Stephen Dinan, Washington Times, August 4, 2006
Mission, Texas — President Bush squarely countered his legislative critics on immigration yesterday, telling the Congress to “do its duty” by passing a bill that includes a guest-worker program and a path to citizenship for illegal aliens.
“I understand this border,” Mr. Bush said, standing just yards from the U.S.-Mexico border at Anzalduas County Park.
He proclaimed success on his pledge to dispatch 6,000 National Guard troops to the border states by Tuesday to help the U.S. Border Patrol and said it is making a dent in illegal entry. But he also said that enforcement alone isn’t enough to stem the flow and that a program for future temporary workers is needed.
Although not breaking much new ground, Mr. Bush’s speech signals that he is not backing down amid harsh criticism from House Republicans over his immigration policy.
“I expect the United States Congress to do its duty and pass comprehensive immigration reform,” he said.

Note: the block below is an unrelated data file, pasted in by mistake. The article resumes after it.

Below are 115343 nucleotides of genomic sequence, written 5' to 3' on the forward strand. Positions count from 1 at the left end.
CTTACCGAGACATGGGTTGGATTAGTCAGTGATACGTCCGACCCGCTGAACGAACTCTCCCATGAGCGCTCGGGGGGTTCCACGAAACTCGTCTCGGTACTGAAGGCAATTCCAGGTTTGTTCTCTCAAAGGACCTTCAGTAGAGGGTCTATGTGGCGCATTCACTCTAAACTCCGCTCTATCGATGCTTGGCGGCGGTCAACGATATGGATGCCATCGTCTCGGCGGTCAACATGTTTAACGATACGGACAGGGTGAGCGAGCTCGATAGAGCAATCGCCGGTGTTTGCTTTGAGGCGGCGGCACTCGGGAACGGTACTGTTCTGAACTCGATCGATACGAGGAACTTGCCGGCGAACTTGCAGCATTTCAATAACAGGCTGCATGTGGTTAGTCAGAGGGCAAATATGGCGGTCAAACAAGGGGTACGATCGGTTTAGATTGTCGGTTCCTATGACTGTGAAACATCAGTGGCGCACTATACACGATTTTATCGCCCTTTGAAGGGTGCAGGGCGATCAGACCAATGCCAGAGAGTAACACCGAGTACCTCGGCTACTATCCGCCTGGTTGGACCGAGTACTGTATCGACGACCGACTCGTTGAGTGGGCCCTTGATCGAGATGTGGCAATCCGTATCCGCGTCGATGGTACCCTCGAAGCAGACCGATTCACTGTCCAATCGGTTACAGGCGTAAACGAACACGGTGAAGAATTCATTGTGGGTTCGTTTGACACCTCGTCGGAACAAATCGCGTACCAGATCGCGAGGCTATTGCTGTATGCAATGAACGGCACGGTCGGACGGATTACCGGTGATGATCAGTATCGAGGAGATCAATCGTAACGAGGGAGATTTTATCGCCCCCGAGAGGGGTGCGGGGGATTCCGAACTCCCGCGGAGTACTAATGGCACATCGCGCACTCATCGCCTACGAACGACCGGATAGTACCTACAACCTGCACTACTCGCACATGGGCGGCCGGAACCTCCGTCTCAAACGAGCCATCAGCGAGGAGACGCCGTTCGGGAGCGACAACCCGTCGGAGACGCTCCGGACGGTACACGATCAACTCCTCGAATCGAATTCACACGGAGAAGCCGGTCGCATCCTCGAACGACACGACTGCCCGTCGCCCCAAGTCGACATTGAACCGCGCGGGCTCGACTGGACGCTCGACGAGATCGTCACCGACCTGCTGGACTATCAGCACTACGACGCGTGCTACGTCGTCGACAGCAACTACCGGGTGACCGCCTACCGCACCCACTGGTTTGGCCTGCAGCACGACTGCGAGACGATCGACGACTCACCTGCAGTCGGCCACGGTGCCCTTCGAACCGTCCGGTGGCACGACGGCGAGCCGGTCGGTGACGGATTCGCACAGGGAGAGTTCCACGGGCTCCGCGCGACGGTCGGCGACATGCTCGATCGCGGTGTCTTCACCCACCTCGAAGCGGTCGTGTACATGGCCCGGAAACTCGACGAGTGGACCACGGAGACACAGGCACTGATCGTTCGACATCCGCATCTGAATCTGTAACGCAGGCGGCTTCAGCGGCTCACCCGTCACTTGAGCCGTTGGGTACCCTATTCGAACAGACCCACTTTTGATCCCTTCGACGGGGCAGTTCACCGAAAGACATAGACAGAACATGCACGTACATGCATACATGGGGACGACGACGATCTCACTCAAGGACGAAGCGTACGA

Mr. Bush made no mention of proposals to delay a guest-worker and legalization program until after the borders are secure — a “trigger” approach that has gained favor among many of his key Senate allies on the issue.
In the meantime, Mr. Bush and Congress have been working piece-by-piece on enforcement.
On Wednesday, the Senate approved nearly $2 billion to fund 370 miles of fence and hundreds of miles of vehicle barriers on the U.S.-Mexico border. But another amendment to fund hundreds more Border Patrol agents, detention beds and other enforcement measures Congress already authorized failed on a parliamentary maneuver.
But White House spokesman Tony Snow said Congress is leaning toward Mr. Bush’s position.
“Republicans in the House and Senate, I think, are working toward something that fits the president’s description of comprehensive reform,” Mr. Snow said.